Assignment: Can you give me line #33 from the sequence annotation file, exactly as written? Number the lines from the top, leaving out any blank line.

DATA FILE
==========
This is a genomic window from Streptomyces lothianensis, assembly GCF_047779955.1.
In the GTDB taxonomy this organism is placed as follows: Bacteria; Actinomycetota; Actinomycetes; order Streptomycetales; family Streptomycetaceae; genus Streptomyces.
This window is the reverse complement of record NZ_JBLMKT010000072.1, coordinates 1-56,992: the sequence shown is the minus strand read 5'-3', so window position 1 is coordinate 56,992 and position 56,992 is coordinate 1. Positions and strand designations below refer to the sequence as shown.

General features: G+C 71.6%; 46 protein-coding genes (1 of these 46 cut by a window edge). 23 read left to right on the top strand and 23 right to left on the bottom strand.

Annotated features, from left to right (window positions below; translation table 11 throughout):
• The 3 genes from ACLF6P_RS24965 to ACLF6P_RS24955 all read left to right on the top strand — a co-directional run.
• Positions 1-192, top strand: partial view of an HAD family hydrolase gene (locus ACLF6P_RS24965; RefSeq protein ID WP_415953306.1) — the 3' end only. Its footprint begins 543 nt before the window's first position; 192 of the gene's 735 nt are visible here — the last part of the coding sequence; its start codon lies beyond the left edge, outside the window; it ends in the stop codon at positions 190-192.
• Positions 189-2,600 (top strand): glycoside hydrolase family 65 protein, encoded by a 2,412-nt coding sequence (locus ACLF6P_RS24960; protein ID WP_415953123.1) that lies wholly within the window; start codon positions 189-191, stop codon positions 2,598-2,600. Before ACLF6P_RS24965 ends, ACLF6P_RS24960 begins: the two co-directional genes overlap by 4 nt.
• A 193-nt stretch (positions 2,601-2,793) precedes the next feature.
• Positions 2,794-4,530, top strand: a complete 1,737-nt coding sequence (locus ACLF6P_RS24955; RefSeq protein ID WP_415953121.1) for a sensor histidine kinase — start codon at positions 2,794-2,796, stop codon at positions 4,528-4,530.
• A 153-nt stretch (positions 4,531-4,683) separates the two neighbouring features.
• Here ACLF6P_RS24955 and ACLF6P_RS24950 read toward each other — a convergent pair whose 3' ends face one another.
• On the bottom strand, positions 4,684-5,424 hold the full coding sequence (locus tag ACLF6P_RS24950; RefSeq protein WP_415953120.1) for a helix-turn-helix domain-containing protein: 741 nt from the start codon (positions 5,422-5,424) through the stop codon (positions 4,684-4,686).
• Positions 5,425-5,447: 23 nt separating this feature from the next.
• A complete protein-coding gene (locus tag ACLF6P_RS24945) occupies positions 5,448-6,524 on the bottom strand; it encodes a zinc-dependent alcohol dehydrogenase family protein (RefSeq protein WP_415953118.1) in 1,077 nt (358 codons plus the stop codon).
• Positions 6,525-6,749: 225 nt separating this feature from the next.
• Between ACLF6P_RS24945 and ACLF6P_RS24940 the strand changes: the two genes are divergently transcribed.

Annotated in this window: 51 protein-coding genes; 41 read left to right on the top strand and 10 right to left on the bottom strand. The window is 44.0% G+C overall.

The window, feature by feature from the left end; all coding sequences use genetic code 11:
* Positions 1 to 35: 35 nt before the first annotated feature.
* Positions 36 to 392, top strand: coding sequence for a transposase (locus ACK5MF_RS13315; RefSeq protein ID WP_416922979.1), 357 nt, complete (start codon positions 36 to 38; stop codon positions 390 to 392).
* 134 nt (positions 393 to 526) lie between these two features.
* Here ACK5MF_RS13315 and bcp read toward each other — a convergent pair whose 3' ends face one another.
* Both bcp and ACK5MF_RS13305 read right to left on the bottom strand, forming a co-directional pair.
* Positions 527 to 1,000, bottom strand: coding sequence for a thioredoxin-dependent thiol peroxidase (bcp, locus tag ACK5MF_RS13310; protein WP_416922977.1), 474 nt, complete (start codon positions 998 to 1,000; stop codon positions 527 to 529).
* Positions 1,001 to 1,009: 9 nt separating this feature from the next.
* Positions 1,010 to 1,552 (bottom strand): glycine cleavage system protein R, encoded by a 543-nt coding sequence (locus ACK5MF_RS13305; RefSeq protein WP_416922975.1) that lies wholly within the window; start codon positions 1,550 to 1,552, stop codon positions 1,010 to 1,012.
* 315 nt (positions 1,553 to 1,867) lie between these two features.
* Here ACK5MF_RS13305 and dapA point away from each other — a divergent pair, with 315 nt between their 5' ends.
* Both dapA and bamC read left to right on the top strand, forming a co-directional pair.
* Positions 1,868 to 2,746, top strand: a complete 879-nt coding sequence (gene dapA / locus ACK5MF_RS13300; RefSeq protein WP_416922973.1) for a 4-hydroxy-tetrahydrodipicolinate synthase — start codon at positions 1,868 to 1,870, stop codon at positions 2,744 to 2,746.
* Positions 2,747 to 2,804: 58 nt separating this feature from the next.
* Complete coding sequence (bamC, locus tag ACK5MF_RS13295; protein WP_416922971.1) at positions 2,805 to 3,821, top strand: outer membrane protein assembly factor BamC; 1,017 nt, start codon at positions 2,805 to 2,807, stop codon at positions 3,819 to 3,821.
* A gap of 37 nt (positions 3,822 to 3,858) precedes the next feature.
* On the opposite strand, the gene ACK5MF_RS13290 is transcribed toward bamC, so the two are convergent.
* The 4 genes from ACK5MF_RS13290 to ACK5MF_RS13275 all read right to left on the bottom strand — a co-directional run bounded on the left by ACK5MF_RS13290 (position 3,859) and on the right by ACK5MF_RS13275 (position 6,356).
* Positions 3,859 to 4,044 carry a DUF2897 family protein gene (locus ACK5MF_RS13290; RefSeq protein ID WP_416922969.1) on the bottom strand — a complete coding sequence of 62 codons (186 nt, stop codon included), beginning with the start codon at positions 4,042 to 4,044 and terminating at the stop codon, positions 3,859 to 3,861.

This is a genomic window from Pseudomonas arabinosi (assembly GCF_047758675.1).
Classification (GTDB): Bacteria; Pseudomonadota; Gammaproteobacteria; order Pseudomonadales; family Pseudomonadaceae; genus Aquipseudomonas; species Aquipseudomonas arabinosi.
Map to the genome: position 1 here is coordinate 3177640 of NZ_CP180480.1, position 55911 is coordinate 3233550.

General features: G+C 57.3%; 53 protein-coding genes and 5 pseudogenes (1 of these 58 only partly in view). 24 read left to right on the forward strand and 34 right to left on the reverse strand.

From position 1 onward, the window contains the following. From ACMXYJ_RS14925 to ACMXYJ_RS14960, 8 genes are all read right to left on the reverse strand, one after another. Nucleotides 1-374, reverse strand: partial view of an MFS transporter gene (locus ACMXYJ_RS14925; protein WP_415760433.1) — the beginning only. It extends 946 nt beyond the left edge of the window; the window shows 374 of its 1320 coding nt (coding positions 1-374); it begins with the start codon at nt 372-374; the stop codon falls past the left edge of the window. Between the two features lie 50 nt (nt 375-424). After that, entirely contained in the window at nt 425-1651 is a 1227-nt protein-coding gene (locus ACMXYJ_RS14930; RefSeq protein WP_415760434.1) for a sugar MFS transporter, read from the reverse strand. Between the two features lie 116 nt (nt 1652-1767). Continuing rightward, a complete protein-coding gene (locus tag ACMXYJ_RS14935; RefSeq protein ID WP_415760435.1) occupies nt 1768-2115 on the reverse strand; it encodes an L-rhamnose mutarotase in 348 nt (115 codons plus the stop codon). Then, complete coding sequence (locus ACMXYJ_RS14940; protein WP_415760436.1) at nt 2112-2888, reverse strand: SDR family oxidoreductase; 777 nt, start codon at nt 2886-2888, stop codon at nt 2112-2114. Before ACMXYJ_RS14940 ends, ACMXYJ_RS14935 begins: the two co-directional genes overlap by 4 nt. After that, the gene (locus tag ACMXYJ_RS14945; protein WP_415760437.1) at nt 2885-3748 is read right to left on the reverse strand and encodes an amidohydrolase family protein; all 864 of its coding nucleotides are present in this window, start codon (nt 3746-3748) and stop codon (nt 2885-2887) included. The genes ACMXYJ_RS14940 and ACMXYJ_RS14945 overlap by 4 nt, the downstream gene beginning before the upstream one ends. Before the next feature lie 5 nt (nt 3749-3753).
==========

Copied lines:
* Complete coding sequence (bamC, locus tag ACK5MF_RS13295; protein WP_416922971.1) at positions 2,805 to 3,821, top strand: outer membrane protein assembly factor BamC; 1,017 nt, start codon at positions 2,805 to 2,807, stop codon at positions 3,819 to 3,821.